On 06 June, a boat with 26 people on board sinks off the Algerian coast, Al-Arhat, Tipaza. Six bodies are recovered. One person survives. The other 19 remain missing. Some of the families publish through social media the names of their children who were on board the sunken boat. These are: Salah Youssef, Masoud Muhammad, Yasmine Jawdat Saadi, Halima Muhammad Mustafa, Farman Adeeb Daly, Salah Mahmoud Youssef, Mahmoud Karaou Khalil, Masoud Mustafa Muhammad, Ola Abdul Razzaq, Lareen Muhammad, Princess Muhammad Habash, Sheyar Muhammad (Afrin), Jamila Muhammad Ali (Afrin), Ahmed Kiko, Adeeb and his wife, Farman Halim. They are all Kurdish.
On 07 June, Alarm Phone is in contact with the relatives of a boat that had departed a month before from Tipaza, Algeria with 14 – 16 people onboard, heading for Spain. The people are still missing.
On 09 June, two boats with 132 people on board make it most of the way to Almeria but the passengers are forced to swim to the coast. Two people drown in their attempt to swim to reach land.
On 17 June, Alarm Phone learns about a missing boat with 30 people from St. Louis, Senegal on board. (Alarm Phone Dakar)
On 17 June, Alarm Phone is alerted by relatives to a boat with ~50 people missing in the Atlantic Sea. The boat had left a week before from Agadir, Morocco. Families of missing people gather in front of the town hall in protest to denounce the government and demand an investigation and support from the responsible authorities. They came together to hope and mourn for their missing relatives. Two weeks later the people remain missing.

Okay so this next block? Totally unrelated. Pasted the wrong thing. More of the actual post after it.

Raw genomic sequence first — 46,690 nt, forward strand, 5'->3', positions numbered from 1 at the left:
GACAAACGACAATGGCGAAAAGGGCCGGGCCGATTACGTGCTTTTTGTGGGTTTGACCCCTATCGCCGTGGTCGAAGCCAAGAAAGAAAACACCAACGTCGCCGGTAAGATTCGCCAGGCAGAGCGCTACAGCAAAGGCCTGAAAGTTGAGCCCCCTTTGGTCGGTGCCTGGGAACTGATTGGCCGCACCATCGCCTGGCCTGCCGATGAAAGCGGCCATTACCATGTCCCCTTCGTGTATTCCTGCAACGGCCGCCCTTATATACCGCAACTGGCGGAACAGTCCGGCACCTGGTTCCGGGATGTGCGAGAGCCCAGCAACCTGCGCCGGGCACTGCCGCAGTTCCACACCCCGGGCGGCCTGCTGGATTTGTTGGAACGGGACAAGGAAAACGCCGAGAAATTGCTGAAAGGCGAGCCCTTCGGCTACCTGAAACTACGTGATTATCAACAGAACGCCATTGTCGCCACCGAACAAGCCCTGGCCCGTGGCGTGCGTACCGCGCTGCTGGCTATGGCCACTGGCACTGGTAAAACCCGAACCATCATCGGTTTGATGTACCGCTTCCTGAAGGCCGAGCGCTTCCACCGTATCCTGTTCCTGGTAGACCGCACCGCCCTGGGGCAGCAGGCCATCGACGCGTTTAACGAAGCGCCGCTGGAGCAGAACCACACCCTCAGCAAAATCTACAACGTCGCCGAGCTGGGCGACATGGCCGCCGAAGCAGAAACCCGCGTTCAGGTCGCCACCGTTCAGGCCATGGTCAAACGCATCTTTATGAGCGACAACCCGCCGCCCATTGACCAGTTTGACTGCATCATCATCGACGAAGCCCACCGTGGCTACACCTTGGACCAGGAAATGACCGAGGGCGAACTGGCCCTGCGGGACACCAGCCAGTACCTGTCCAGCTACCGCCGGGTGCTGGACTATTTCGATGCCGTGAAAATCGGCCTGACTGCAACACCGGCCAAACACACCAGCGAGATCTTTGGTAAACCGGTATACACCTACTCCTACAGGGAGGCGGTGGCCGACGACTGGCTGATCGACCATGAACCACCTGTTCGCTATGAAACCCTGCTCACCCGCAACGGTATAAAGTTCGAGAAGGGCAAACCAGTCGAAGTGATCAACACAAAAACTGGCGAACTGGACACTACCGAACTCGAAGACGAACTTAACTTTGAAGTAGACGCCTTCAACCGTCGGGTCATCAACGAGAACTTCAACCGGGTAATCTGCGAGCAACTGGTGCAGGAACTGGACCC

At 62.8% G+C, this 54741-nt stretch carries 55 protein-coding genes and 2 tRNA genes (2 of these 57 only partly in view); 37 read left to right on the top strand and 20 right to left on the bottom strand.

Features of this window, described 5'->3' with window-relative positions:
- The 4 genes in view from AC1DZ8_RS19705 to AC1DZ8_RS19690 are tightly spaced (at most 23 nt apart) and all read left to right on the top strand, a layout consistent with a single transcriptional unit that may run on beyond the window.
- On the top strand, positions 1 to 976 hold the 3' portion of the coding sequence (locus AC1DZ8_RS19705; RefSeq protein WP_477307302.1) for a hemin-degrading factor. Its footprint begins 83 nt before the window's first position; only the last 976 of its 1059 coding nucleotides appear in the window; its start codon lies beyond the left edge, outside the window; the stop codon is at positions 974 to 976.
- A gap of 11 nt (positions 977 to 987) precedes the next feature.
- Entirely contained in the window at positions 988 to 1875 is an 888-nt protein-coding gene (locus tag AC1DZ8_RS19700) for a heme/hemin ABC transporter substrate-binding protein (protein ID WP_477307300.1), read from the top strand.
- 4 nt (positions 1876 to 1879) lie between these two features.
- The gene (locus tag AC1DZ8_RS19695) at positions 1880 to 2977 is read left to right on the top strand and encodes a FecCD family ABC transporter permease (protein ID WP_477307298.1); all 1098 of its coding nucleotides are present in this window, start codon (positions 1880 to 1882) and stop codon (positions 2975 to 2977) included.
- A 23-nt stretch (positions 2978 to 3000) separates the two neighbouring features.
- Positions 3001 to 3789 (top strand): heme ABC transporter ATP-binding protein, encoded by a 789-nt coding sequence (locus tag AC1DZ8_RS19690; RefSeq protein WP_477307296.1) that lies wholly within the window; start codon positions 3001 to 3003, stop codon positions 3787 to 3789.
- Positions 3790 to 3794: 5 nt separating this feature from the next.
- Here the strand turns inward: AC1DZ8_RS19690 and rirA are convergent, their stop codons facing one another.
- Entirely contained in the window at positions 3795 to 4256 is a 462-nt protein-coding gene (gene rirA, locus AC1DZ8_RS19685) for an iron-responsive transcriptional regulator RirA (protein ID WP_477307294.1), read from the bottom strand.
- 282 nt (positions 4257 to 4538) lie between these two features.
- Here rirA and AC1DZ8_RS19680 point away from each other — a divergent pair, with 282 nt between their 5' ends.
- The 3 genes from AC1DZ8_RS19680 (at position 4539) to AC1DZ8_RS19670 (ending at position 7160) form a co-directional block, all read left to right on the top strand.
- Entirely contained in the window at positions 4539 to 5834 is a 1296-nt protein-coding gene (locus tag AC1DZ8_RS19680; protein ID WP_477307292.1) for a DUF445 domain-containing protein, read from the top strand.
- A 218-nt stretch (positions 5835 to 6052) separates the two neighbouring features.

On 20 June, a fishing boat locates a rubber boat with 53 people on board, including a pregnant woman who had already died, less than a kilometre off the coast of Los Cocoteros, in Lanzarote, Spain.
On 21 June, Alarm Phone is alerted to a shipwreck with at least 59 people on the Atlantic route. Only 24 people are picked up by the Morrocan Navy. At least 35 people are still missing.
On 21 June, six people die when the Moroccan navy interfers with a boat carrying 56 people. The people had embarked in the Nador region.
On 27 June, Alarm Phone is informed that 55 people are missing on the way from Guelmin to the Canary Islands. The relatives have had no conact since they departed on 22 June.
On 01 July, Alarm Phone is informed about a shipwreck with 55 people. Only four people survive and are taken to hospital in Laayoune, Morocco.
On 03 July, a boat with 65 people on board is rescued by Salvamento Maritimo south of Tenerifa, Spain. One person is found dead.
On 03 July, Alarm Phone is informed about a missing boat that left Senegal with at least 40 people. (Alarm Phone Dakar)
On 03 July, at least 51 people die in a shipwreck on route to the Canary Islands, Spain. Only four people can be rescued.